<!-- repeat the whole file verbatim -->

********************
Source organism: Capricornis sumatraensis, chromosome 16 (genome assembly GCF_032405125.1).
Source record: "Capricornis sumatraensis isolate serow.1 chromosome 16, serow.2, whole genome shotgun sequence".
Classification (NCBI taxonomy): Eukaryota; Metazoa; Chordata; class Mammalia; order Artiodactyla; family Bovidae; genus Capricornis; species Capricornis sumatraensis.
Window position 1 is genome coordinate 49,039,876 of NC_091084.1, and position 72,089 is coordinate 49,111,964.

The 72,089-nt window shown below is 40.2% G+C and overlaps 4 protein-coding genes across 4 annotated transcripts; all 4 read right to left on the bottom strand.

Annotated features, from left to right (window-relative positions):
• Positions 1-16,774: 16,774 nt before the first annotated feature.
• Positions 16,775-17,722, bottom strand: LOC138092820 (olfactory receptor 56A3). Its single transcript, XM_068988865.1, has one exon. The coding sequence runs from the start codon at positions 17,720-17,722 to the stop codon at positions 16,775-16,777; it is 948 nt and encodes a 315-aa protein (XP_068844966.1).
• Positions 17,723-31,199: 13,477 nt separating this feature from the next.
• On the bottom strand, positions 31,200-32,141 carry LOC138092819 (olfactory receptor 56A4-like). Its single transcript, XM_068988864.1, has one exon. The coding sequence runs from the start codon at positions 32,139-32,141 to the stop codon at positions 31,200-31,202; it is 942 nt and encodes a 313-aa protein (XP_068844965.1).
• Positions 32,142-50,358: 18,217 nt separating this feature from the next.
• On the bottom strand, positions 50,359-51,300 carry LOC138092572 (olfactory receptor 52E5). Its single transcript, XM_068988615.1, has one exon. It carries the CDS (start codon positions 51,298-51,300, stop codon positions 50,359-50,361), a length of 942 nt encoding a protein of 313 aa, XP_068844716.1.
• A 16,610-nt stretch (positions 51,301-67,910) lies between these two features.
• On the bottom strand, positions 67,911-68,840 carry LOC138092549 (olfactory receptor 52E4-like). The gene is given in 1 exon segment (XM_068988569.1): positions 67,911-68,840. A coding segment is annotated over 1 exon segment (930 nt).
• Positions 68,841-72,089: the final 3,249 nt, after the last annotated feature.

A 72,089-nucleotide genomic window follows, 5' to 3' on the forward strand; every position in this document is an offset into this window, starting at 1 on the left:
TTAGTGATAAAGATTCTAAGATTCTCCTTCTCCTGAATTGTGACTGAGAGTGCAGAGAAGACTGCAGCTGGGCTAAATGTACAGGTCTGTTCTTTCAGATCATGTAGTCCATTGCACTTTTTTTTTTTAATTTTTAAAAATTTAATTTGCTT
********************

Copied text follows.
Source organism: Capricornis sumatraensis, chromosome 16 (genome assembly GCF_032405125.1).
Source record: "Capricornis sumatraensis isolate serow.1 chromosome 16, serow.2, whole genome shotgun sequence".
Classification (NCBI taxonomy): Eukaryota; Metazoa; Chordata; class Mammalia; order Artiodactyla; family Bovidae; genus Capricornis; species Capricornis sumatraensis.
Window position 1 is genome coordinate 49,039,876 of NC_091084.1, and position 72,089 is coordinate 49,111,964.

The 72,089-nt window shown below is 40.2% G+C and overlaps 4 protein-coding genes across 4 annotated transcripts; all 4 read right to left on the bottom strand.

Annotated features, from left to right (window-relative positions):
• Positions 1-16,774: 16,774 nt before the first annotated feature.
• Positions 16,775-17,722, bottom strand: LOC138092820 (olfactory receptor 56A3). Its single transcript, XM_068988865.1, has one exon. The coding sequence runs from the start codon at positions 17,720-17,722 to the stop codon at positions 16,775-16,777; it is 948 nt and encodes a 315-aa protein (XP_068844966.1).
• Positions 17,723-31,199: 13,477 nt separating this feature from the next.
• On the bottom strand, positions 31,200-32,141 carry LOC138092819 (olfactory receptor 56A4-like). Its single transcript, XM_068988864.1, has one exon. The coding sequence runs from the start codon at positions 32,139-32,141 to the stop codon at positions 31,200-31,202; it is 942 nt and encodes a 313-aa protein (XP_068844965.1).
• Positions 32,142-50,358: 18,217 nt separating this feature from the next.
• On the bottom strand, positions 50,359-51,300 carry LOC138092572 (olfactory receptor 52E5). Its single transcript, XM_068988615.1, has one exon. It carries the CDS (start codon positions 51,298-51,300, stop codon positions 50,359-50,361), a length of 942 nt encoding a protein of 313 aa, XP_068844716.1.
• A 16,610-nt stretch (positions 51,301-67,910) lies between these two features.
• On the bottom strand, positions 67,911-68,840 carry LOC138092549 (olfactory receptor 52E4-like). The gene is given in 1 exon segment (XM_068988569.1): positions 67,911-68,840. A coding segment is annotated over 1 exon segment (930 nt).
• Positions 68,841-72,089: the final 3,249 nt, after the last annotated feature.

A 72,089-nucleotide genomic window follows, 5' to 3' on the forward strand; every position in this document is an offset into this window, starting at 1 on the left:
TTAGTGATAAAGATTCTAAGATTCTCCTTCTCCTGAATTGTGACTGAGAGTGCAGAGAAGACTGCAGCTGGGCTAAATGTACAGGTCTGTTCTTTCAGATCATGTAGTCCATTGCACTTTTTTTTTTTAATTTTTAAAAATTTAATTTGCTT